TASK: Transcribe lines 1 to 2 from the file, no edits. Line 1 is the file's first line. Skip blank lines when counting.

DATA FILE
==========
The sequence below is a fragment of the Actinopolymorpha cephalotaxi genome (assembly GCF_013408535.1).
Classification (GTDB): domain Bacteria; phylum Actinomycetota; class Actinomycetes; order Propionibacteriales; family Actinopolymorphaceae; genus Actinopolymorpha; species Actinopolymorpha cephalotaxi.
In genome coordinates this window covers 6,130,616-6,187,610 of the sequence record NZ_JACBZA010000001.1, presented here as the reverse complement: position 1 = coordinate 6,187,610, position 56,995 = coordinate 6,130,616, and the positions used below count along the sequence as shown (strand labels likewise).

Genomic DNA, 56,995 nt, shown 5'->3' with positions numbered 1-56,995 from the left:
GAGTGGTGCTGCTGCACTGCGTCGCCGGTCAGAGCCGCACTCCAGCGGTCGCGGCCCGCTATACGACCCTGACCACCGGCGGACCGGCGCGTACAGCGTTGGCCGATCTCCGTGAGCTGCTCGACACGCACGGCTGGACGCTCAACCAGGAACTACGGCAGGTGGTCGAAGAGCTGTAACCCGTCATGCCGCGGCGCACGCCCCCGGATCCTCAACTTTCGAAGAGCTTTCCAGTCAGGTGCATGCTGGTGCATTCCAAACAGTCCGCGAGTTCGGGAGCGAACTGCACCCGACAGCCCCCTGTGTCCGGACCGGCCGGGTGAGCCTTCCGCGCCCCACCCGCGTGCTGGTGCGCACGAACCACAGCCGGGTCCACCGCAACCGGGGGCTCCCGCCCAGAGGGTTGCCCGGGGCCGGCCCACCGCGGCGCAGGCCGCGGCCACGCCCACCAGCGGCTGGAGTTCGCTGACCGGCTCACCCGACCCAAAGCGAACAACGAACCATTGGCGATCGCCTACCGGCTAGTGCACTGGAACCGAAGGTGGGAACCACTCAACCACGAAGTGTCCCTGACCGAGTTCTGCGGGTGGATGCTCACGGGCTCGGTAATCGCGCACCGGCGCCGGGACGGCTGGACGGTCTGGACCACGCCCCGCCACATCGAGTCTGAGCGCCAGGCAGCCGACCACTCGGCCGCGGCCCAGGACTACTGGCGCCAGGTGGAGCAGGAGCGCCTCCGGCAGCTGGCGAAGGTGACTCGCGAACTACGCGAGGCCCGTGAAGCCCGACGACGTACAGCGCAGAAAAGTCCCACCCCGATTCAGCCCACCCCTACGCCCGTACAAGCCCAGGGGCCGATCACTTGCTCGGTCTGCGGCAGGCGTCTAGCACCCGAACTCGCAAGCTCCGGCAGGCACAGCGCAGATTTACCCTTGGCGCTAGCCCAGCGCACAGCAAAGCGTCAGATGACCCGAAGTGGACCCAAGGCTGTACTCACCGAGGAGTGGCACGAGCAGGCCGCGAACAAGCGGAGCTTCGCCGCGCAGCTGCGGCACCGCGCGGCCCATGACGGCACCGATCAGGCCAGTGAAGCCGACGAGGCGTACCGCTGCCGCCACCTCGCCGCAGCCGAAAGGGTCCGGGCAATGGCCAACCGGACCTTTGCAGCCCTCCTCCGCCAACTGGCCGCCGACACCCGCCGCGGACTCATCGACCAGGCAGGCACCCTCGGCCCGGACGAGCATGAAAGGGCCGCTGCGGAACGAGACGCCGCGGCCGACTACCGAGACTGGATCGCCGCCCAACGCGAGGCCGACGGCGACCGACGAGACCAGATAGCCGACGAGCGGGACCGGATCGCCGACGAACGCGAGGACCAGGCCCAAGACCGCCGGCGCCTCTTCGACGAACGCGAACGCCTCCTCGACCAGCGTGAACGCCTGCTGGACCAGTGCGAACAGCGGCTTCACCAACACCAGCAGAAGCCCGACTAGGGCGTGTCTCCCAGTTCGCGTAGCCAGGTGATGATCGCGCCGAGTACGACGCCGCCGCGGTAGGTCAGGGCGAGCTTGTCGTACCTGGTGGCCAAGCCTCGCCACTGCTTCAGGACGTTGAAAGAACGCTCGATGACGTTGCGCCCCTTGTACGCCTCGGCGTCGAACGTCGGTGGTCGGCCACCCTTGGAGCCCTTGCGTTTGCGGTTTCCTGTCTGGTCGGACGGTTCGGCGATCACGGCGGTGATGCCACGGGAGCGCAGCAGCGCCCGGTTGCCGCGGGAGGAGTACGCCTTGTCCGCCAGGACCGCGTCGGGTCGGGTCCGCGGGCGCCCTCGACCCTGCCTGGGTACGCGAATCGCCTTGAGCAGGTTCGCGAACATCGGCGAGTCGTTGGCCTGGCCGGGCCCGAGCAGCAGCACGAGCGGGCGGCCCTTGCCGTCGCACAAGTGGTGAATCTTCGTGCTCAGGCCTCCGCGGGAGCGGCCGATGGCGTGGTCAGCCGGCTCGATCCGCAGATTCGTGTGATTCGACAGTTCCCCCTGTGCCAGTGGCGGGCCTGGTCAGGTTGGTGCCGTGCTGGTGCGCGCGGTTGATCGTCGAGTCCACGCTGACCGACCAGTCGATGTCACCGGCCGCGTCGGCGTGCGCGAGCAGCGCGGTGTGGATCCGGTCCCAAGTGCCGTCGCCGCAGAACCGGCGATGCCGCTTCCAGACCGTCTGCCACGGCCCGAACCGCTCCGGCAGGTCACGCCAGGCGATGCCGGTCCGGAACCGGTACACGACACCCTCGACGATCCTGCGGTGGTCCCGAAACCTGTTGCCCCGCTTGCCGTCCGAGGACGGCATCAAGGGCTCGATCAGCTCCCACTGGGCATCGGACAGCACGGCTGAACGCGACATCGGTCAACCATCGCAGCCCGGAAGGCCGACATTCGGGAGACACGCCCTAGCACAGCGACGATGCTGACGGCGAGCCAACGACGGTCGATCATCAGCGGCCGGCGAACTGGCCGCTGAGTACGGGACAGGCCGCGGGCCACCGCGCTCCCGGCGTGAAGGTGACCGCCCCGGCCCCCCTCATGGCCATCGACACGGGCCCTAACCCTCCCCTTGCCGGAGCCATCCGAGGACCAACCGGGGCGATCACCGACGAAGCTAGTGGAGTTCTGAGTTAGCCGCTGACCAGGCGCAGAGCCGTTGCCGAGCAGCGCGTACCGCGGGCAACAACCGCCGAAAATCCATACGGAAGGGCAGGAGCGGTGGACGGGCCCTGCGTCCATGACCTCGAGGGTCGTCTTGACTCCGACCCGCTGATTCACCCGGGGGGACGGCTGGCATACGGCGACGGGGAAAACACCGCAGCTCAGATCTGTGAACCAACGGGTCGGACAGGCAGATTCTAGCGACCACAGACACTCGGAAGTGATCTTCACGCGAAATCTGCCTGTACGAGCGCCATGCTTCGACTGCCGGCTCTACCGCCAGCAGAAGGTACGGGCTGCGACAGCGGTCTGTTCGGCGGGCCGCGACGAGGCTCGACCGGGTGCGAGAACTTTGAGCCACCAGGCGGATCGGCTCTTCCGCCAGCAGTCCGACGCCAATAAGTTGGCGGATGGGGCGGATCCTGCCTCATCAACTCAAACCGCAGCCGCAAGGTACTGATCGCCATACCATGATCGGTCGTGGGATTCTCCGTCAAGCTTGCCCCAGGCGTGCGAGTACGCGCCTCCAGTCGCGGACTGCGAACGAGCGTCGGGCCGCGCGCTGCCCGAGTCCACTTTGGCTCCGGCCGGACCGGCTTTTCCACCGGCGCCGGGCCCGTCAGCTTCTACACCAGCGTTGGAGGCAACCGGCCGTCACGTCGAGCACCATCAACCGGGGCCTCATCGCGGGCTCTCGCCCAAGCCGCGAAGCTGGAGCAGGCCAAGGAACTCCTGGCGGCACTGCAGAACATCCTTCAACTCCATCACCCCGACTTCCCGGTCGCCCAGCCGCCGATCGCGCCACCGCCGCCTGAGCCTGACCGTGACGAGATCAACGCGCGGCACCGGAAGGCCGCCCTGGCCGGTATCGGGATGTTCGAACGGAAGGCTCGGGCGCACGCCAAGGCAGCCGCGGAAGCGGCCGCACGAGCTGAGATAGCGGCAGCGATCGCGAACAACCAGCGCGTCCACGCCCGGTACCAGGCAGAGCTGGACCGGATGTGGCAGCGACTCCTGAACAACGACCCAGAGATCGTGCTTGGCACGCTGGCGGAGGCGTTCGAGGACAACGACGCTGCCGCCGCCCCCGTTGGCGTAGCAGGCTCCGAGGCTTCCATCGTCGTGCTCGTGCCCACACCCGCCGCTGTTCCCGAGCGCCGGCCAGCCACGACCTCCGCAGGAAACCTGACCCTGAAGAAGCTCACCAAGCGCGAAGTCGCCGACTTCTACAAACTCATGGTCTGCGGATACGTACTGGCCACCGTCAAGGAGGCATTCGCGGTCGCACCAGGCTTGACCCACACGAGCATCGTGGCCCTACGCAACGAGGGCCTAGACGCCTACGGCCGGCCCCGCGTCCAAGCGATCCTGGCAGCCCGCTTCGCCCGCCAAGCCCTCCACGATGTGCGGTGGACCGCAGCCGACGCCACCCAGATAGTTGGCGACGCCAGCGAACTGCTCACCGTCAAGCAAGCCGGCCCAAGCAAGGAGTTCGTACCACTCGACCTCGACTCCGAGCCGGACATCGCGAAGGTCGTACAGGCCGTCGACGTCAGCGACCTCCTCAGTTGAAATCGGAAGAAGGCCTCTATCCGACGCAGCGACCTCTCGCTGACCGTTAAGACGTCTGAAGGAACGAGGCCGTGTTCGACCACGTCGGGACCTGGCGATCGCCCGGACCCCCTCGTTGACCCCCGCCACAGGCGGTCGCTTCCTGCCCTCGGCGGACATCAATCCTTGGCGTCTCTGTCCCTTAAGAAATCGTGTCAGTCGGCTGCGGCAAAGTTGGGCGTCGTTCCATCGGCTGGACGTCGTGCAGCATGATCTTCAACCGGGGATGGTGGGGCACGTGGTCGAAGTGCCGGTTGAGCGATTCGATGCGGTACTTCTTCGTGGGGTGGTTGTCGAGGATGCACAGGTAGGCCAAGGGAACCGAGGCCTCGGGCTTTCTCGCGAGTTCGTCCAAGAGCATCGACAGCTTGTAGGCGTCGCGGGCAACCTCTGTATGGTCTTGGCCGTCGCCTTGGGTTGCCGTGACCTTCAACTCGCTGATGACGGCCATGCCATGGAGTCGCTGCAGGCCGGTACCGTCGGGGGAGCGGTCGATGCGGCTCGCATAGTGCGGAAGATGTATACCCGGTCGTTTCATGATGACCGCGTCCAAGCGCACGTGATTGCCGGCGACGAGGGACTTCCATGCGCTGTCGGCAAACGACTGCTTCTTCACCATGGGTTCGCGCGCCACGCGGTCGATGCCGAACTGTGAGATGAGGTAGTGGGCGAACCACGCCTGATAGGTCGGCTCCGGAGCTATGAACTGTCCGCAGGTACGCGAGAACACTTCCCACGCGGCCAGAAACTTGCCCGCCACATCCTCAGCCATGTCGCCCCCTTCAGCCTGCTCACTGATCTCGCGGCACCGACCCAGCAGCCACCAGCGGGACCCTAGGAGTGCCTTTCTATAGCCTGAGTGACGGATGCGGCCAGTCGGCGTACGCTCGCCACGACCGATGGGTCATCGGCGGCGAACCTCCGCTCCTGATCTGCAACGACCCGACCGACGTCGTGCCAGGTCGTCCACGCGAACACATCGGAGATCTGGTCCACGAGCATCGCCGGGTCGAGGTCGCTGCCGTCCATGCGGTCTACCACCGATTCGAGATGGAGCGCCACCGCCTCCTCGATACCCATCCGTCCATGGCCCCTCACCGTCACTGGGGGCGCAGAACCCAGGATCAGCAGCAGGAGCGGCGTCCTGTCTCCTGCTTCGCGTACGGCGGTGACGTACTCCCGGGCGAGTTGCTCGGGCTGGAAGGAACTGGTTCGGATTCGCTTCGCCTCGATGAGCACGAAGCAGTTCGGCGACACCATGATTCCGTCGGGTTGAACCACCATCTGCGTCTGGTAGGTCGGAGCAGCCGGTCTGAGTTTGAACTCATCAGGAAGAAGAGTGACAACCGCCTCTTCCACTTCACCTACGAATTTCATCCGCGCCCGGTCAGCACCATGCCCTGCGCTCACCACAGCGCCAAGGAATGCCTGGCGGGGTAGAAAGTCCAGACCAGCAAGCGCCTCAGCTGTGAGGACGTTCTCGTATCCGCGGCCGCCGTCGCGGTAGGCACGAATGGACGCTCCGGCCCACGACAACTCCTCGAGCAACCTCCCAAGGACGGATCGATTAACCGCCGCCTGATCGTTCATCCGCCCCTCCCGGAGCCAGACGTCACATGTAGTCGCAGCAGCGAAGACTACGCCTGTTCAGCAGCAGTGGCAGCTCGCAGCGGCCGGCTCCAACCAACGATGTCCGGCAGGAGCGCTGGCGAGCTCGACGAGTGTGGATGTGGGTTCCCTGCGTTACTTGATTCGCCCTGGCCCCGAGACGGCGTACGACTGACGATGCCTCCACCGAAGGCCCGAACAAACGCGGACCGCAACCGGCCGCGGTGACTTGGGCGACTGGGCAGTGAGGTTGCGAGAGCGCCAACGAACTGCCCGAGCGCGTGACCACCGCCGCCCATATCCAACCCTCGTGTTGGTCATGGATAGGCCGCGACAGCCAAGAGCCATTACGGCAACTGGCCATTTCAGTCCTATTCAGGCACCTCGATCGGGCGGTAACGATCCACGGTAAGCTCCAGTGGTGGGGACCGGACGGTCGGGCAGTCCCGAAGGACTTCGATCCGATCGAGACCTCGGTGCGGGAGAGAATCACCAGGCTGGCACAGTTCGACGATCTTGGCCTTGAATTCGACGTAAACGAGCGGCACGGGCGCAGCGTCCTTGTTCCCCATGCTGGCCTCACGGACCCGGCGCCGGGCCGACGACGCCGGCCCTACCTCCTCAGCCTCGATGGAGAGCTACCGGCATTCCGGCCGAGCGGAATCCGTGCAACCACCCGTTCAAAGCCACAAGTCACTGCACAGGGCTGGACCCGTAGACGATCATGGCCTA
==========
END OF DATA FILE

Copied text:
The sequence below is a fragment of the Actinopolymorpha cephalotaxi genome (assembly GCF_013408535.1).
Classification (GTDB): domain Bacteria; phylum Actinomycetota; class Actinomycetes; order Propionibacteriales; family Actinopolymorphaceae; genus Actinopolymorpha; species Actinopolymorpha cephalotaxi.